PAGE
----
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Pain Physician. 2004 Jul;7(3):395-9.

The physiologic basis and clinical applications of cryotherapy and thermotherapy for the pain practitioner.

Author information

1
New Jersey Medical School, 90 Bergen Street, Suite 3100, Newark, New Jersey 07102, USA. sfnadler@cs.com

Abstract

Cryotherapy and thermotherapy are useful adjuncts for the treatment of musculoskeletal injuries. Clinicians treating these conditions should be aware of current research findings regarding these modalities, because their choice of modality may affect the ultimate outcome of the patient being treated. Through a better understanding of these modalities, clinicians can optimize their present treatment strategies. Although cold and hot treatment modalities both decrease pain and muscle spasm, they have opposite effects on tissue metabolism, blood flow, inflammation, edema, and connective tissue extensibility. Cryotherapy decreases these effects while thermotherapy increases them. Continuous low-level cryotherapy and thermotherapy are newer concepts in therapeutic modalities. Both modalities provide significant pain relief with a low side-effect profile. Contrast therapy, which alternates between hot and cold treatment modalities, provides no additional therapeutic benefits compared with cryotherapy or thermotherapy alone. Complications of cryotherapy include nerve damage, frostbite, Raynaud's phenomenon, cold-induced urticaria, and slowed wound healing. With thermotherapy, skin burns may occur, especially in patients with diabetes mellitus, multiple sclerosis, poor circulation, and spinal cord injuries. In individuals with rheumatoid arthritis, deep-heating modalities should be used with caution because increased inflammation may occur. Whirlpool and other types of hydrotherapy have caused infections of the skin, urogenital, and pulmonary systems. Additionally, ultrasound should not be used in patients with joint prostheses.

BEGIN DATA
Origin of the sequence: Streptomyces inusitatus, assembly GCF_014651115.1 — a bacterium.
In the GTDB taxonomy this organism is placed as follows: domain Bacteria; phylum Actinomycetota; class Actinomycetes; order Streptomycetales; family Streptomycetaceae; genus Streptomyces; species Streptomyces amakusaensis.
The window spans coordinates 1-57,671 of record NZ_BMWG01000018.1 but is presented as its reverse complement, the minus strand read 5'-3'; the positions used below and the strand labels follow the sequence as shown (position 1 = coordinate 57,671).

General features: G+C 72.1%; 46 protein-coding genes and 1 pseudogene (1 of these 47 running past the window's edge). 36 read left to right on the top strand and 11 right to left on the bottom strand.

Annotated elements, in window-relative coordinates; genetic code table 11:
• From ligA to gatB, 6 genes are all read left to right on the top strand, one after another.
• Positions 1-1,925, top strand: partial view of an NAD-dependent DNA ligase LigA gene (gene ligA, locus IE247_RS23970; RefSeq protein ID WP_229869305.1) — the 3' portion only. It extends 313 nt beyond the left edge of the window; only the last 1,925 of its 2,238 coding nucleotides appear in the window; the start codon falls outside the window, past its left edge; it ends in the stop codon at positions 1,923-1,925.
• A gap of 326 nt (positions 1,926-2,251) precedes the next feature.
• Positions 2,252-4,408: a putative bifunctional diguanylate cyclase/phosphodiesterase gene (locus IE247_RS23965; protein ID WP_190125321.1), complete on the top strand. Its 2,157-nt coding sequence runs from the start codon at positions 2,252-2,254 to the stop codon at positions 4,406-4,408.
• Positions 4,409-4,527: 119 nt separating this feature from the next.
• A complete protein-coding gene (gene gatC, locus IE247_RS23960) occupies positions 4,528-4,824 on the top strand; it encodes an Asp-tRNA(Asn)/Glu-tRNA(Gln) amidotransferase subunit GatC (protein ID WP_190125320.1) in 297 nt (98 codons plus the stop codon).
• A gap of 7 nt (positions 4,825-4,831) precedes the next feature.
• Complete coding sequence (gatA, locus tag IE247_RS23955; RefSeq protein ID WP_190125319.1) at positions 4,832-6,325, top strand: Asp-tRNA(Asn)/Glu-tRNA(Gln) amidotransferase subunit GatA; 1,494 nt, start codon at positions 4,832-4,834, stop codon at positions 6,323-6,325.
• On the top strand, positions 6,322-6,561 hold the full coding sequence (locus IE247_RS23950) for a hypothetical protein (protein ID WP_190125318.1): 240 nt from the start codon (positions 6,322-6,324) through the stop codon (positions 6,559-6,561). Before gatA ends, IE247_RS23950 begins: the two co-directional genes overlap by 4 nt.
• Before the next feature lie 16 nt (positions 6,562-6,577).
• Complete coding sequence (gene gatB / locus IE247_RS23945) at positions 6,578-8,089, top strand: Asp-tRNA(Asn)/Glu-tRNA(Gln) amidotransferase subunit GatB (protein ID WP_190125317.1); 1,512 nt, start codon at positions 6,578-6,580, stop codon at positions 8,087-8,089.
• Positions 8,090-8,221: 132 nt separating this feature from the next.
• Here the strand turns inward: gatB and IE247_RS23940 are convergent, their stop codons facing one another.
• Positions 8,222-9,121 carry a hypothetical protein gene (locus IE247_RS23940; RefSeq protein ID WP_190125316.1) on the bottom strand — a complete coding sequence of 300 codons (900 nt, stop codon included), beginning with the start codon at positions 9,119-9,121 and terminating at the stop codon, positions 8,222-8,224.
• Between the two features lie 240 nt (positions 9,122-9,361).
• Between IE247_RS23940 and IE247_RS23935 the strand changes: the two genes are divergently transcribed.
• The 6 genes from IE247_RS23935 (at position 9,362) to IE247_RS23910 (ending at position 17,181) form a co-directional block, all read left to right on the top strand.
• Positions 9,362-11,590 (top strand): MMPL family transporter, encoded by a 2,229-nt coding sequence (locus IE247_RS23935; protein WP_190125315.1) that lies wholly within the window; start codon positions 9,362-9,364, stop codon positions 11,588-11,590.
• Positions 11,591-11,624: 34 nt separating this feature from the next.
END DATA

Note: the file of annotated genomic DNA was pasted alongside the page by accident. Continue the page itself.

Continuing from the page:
PMID:
16858479
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